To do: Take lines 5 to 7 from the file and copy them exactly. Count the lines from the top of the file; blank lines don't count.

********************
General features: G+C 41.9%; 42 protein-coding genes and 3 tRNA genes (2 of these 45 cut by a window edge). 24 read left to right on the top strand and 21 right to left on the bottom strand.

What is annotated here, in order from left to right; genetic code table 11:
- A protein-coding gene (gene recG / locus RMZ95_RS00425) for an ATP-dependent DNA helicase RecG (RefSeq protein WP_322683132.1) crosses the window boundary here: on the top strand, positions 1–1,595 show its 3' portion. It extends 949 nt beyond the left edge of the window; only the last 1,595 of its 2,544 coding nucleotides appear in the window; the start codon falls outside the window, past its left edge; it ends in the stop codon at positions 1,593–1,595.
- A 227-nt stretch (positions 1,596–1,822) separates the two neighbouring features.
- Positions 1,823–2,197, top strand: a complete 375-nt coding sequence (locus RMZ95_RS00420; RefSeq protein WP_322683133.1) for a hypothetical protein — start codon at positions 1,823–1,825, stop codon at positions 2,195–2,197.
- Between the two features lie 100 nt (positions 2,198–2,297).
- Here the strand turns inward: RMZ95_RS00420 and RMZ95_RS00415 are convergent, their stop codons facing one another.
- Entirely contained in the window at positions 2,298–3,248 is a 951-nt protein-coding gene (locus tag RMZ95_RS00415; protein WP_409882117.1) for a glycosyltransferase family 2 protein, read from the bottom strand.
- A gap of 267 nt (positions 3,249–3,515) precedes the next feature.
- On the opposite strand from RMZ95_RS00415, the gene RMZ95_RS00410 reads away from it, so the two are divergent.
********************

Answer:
- Positions 1,823–2,197, top strand: a complete 375-nt coding sequence (locus RMZ95_RS00420; RefSeq protein WP_322683133.1) for a hypothetical protein — start codon at positions 1,823–1,825, stop codon at positions 2,195–2,197.
- Between the two features lie 100 nt (positions 2,198–2,297).
- Here the strand turns inward: RMZ95_RS00420 and RMZ95_RS00415 are convergent, their stop codons facing one another.